AMAC Magazine - Volume 17 / Issue 6 - NOV/DEC 2023

AMAC Action Is Pushing Back Against Corporate Wokeness AMAC ACTION

I n the past year, several major American companies embraced such an overtly far left agenda that millions of Amer- icans boycotted the companies in righ- teous protest. For instance, Bud Light has lost 30 percent in sales over the Dylan Mulvaney debacle. The Los Angeles Dodgers’ stadium was empty on the night that it featured a drag group of “queer and trans nuns.” Target lost $10 billion in market valuation in just 10 days after it announced an LGBTQ clothing line. These were all important moments when Americans voted for their values with their wallets. While AMAC Action is primarily focused on advocating for state and federal laws that align with our members’ values, we occasionally engage in efforts to hold corporations account- able  particularly when large compa- nies take egregious actions directly at odds with our constitutional rights and with AMAC members’ values. In 2022, AMAC members sent more than 145,000 messages to Disney to voice opposition to its woke policies. Two weeks after this campaign launched, Disney’s head of corporate affairs was fired. In 2023, AMAC members sent more than 90,000 messages to JP Morgan Chase executives after the company denied financial services to firearm manufac- turers and sellers and moved closer to divesting from fossil fuel companies. These actions are an assault on the free speech rights of American companies

and represent the wrongful bullying by big corporations to force their radical ideology on all our citizens. As if infringing on the free speech rights of their customers wasn’t enough, Chase went further by closing the account of a nonprofit religious liberty organization headed by former US Ambassador Sam Brownback. To reopen the account, the bank demanded sensitive information regarding donors and a list of criteria the organization used to determine its support for political candidates. AMAC members contacted Chase’s C-suite executives to hold them account- able for stifling the civil liberties of law-abiding citizens. We urged them to adhere to the standards for respecting free speech and religious liberty in the workplace as scored by the Viewpoint Diversity Business Index, which aims “to preserve the fundamental freedoms of speech and religion for all Americans.” The organization “brings together leaders from business, civil society, and academia who are committed to preserving the freedom of expression and freedom of religion or belief in the market, workplace, and the public square.” Chase’s current Workplace Score, which includes metrics for religious and ideological diversity, stands at just nine percent  and has dropped six points this year alone. AMAC members overwhelming engage- ment in this effort sent a strong message:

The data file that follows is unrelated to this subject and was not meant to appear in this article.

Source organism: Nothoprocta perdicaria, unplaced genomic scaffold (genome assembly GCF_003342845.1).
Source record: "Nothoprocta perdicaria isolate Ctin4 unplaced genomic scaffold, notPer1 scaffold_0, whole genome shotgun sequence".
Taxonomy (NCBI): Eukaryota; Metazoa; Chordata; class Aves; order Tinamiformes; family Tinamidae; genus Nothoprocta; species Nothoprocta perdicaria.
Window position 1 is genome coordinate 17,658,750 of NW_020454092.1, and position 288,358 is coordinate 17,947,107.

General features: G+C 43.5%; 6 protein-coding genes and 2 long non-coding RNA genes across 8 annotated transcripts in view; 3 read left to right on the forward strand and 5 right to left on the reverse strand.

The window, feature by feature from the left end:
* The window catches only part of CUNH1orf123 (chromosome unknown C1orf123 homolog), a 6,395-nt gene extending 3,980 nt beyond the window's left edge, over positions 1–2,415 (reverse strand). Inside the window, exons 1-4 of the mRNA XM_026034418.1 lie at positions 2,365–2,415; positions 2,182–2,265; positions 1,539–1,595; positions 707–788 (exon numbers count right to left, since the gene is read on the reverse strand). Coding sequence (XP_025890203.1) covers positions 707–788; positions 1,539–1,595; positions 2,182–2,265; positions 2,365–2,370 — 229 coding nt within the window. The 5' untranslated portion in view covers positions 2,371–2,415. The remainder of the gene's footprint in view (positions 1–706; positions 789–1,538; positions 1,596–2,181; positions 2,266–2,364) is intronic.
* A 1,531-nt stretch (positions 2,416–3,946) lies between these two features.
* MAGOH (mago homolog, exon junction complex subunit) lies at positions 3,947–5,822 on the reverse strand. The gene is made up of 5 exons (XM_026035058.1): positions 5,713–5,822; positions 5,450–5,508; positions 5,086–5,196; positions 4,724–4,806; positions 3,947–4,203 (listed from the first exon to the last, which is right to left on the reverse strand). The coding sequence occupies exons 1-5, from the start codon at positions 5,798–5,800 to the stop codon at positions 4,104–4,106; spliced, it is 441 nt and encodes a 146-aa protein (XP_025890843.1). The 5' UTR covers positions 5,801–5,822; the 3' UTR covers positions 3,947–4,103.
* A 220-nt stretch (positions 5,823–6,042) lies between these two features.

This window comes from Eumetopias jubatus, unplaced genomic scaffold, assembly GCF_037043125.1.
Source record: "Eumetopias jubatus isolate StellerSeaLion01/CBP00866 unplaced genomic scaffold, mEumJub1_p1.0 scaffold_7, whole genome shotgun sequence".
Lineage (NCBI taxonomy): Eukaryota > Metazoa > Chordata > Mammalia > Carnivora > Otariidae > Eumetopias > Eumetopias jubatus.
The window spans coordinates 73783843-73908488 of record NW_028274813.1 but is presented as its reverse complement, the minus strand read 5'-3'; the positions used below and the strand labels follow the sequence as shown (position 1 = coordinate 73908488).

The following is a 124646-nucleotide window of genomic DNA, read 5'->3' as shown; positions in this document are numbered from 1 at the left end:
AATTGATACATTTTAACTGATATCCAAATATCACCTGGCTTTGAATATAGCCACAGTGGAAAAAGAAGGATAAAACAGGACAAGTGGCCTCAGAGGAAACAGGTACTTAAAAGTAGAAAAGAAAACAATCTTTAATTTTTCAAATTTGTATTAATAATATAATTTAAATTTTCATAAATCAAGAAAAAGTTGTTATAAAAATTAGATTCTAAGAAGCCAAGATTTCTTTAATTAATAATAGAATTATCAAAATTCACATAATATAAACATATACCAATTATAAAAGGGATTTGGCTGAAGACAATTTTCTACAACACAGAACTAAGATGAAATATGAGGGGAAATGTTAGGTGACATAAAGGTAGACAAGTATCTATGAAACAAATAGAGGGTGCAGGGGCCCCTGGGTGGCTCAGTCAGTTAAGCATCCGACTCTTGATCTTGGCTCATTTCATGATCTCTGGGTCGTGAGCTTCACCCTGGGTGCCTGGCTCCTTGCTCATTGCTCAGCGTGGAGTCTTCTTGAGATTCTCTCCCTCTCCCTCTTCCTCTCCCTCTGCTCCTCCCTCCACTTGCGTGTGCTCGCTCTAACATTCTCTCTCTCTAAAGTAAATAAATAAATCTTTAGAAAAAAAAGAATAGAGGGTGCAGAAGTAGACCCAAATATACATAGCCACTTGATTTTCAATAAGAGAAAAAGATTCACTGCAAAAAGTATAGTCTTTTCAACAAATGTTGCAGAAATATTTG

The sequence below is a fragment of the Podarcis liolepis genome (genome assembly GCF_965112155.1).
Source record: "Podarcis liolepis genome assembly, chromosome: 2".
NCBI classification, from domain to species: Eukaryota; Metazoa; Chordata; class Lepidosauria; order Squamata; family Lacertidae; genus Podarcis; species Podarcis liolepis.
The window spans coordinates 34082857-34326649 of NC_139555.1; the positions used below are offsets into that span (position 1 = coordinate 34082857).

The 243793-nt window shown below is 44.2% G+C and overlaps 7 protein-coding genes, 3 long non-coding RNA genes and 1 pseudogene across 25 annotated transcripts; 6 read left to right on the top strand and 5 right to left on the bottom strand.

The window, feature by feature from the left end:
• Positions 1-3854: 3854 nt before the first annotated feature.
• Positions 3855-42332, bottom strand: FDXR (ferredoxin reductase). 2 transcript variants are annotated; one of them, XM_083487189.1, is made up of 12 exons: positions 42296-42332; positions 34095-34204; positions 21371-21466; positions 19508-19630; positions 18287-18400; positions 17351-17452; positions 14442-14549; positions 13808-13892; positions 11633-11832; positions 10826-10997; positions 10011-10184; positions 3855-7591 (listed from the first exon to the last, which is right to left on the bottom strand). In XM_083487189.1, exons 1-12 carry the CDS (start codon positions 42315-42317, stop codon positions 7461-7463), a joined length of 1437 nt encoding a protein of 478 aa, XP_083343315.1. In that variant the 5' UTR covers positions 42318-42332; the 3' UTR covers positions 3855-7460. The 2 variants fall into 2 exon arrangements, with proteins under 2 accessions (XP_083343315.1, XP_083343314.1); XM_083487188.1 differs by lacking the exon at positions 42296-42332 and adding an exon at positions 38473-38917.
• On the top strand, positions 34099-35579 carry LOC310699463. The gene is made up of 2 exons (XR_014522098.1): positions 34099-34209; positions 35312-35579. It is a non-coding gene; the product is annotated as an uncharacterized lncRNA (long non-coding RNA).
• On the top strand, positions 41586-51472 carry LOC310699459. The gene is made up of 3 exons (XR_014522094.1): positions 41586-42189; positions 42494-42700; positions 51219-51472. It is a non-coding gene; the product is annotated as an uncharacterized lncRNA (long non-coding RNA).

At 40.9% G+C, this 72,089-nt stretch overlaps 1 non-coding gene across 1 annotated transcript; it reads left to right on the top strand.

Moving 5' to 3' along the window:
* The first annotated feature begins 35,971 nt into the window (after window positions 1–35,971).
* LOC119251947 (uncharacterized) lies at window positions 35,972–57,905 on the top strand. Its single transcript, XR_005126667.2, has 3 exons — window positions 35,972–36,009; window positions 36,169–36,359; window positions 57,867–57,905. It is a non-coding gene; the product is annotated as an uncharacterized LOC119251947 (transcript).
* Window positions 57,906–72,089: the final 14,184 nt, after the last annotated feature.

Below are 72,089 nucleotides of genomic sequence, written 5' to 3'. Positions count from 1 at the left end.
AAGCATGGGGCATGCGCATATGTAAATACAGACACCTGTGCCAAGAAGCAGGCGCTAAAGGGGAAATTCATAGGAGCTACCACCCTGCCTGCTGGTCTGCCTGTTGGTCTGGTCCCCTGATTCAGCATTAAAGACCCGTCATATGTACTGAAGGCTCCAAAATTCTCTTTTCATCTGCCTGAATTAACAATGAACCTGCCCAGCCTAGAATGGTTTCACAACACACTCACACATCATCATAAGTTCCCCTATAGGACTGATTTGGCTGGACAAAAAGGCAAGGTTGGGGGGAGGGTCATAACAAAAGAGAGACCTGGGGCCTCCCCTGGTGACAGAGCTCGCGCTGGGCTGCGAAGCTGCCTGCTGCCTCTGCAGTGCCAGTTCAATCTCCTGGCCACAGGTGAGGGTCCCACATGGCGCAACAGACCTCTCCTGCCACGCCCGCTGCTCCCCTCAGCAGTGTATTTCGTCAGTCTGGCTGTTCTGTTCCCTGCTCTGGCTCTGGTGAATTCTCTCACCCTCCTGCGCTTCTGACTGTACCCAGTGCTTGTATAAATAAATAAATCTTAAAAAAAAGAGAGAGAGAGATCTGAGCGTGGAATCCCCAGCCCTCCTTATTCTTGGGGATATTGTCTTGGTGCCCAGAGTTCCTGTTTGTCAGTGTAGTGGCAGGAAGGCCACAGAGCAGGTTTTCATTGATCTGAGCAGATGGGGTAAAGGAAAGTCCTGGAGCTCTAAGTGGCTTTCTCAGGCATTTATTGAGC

many Americans who bank at Chase do not want the company to advance woke policies that not only conflict with our members values but also hurt their bottom line. AMAC members’ involvement in this campaign underscores the importance of citizen advocacy  the more people who speak out, the less afraid others are to do the same. In fact, even David Bahnsen, whose firm is reported to own $100 million worth of the bank’s stock, chal- lenged Chase’s cancellation of accounts held by conservative organizations. While Bahnsen’s efforts did not reverse the decision in that instance, he nonetheless stated that JP Morgan Chase is now “petri- fied to discriminate against accounts on the basis of religion or politics.” AMAC members are causing corporations to think twice before they impose a woke agenda on millions of customers who still believe in American values.

Andrew Mangione

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46 • AMAC Magazine

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